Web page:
Well, it happened again, so I think I need to write about it. I believe I see a pattern. This article could be misunderstood in its target, so to be clear, it is not about divorce, but marriage. It is not about condemnation, but clarity. This is more about a mindset that exists in this culture, yes, even in our Christian subculture. Here we go . . .
I heard a man explain his divorce by saying to another man (not me), “She was crazy.” I have heard this three-word, to-the-point explanation several times now over the past few years. The conversation, each time, has gone something like this: “Hey man, how’s your wife doing?” To which the man responds, “Well, we got a divorce.” Awkwardly, the friend says, “Oh, I’m so sorry.” The man then says, “Oh, its okay, she was crazy.” Usually, at that point, both men laugh nervously. Then the subject changes to other much more important things such as football, basketball, or maybe something weather related.
Certainly there are situations out there where a spouse—male or female—literally went crazy and it resulted in a divorce, possibly even due to fear of safety. We all get that. That’s the literal version of this explanation. But, in most cases, “crazy” is actually better interpreted as “I didn’t understand her thinking,” “I didn’t get her emotions,” “I couldn’t see where she was coming from,” “I didn’t agree with her decisions,” etc., etc. We quickly write off someone that we can’t—or won’t—understand and say they are “crazy.”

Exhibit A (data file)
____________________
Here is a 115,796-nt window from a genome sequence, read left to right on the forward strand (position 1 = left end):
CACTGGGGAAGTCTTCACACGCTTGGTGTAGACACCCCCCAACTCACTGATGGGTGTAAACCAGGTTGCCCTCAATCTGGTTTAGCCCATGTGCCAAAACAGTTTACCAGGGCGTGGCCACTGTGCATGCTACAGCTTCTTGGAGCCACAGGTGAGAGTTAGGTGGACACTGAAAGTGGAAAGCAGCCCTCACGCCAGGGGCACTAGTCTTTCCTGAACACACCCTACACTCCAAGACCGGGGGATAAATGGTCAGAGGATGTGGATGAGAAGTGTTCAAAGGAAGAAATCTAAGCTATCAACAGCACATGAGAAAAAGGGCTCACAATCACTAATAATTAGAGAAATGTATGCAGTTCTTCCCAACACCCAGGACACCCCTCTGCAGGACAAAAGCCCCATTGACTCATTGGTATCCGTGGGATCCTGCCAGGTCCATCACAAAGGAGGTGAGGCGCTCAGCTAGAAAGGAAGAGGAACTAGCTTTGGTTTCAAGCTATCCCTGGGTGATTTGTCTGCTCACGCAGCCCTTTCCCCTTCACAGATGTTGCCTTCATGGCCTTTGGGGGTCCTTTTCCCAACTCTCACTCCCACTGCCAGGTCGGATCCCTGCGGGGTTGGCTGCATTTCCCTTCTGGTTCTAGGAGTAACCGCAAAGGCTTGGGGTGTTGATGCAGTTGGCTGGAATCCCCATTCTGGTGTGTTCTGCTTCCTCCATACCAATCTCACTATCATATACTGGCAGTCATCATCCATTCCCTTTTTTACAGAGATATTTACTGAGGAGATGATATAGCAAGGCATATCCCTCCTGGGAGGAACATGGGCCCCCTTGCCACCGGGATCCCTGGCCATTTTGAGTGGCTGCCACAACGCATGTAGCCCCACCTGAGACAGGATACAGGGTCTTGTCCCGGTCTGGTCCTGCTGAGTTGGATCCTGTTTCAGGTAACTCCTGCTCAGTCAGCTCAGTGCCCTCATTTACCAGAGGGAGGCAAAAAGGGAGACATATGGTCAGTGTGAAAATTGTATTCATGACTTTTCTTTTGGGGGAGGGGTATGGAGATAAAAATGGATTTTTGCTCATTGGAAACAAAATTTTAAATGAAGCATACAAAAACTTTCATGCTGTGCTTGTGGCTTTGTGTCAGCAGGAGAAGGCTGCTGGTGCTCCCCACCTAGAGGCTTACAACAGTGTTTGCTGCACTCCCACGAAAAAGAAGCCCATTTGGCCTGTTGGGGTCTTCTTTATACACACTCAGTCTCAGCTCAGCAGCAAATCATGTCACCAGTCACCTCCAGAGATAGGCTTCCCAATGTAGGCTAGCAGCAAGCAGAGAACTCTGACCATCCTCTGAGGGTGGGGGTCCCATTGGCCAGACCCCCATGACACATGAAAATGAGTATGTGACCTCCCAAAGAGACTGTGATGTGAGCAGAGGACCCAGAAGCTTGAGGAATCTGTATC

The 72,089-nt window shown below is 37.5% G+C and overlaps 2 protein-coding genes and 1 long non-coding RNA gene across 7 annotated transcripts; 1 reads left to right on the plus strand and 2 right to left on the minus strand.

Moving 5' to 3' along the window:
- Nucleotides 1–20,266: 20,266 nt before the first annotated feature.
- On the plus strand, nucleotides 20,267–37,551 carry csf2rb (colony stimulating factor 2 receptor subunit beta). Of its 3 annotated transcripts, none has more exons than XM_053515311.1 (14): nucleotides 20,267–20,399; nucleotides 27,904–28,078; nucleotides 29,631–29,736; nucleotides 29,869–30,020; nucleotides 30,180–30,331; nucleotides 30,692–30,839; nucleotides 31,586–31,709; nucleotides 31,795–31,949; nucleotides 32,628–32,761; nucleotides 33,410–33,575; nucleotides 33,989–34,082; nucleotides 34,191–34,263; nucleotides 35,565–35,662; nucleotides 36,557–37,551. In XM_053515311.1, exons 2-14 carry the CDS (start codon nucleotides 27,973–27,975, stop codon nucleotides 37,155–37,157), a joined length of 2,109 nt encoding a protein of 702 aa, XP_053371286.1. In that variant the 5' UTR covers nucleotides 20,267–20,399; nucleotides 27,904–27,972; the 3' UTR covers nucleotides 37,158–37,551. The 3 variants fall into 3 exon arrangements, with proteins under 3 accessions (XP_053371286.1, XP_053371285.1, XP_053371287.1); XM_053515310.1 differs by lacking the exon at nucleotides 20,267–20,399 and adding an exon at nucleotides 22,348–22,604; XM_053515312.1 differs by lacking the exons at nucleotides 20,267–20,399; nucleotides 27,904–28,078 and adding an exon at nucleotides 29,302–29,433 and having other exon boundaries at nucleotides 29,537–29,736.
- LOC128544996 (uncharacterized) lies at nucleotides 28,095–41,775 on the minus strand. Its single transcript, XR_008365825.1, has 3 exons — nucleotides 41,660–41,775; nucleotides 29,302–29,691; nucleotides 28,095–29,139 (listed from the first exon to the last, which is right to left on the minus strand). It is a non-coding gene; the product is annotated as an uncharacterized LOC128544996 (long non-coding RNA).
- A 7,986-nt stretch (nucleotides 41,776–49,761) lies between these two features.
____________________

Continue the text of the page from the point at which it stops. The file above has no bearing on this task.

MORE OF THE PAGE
Well, applying those exact thoughts to me via the male version, my wife is due a medal, because for 26-and-a-half years she has lived with a “crazy.” Am I being too hard on myself? . . . No, but okay, let’s turn it on you then. . . . Based on the fact that we are all sinners with a demand toward our way and will, a desire to be heard and not misunderstood, insecurity wrapped in self-absorption, a bundle of unmet needs with fear of the future, we can all get a little crazy, especially in a marriage where you actually attempt to live in unity and community with each other—daily.
Compare our above scenario to this one: “Hey, how are your kids?” “Oh, we got rid of them.” “What?! What do you mean?” “Yeah, they were driving us crazy, so we dropped them off at the fire station. Man, they were messed up!” Culturally, that’s not acceptable . . . yet.
Let me be clear—I am not writing this to the divorced man, whether he has used “crazy” as an out or not. That’s not my point. This has nothing to do with condemnation of anyone’s decision, but more caution about our own accusations. My point is we need to be very careful what we deem as crazy, because people are, right now, deeming things we do as crazy too. I’ve got to think that somewhere that same man’s ex-wife is telling a friend her husband was crazy.
So, the next time you think your wife is crazy, go look in the mirror (along with me) and remind yourself that she married just as crazy of a man, then go right back out to her and remind her that you love her and work, yeah, work to make sure she feels heard and understood and secured and validated. . . . “Hi, my name is Robert and, I too, am crazy.”
It happens so regularly that it’s predictable. The moment I decide to do good, sin is there to trip me up. I truly delight in God’s commands, but it’s pretty obvious that not all of me joins in that delight. Parts of me covertly rebel, and just when I least expect it, they take charge. I’ve tried everything and nothing helps. I’m at the end of my rope. Is there no one who can do anything for me? Isn’t that the real question? The answer, thank God, is that Jesus Christ can and does. He acted to set things right in this life of contradictions where I want to serve God with all my heart and mind, but am pulled by the influence of sin to do something totally different. —Romans 7:23-25 MSG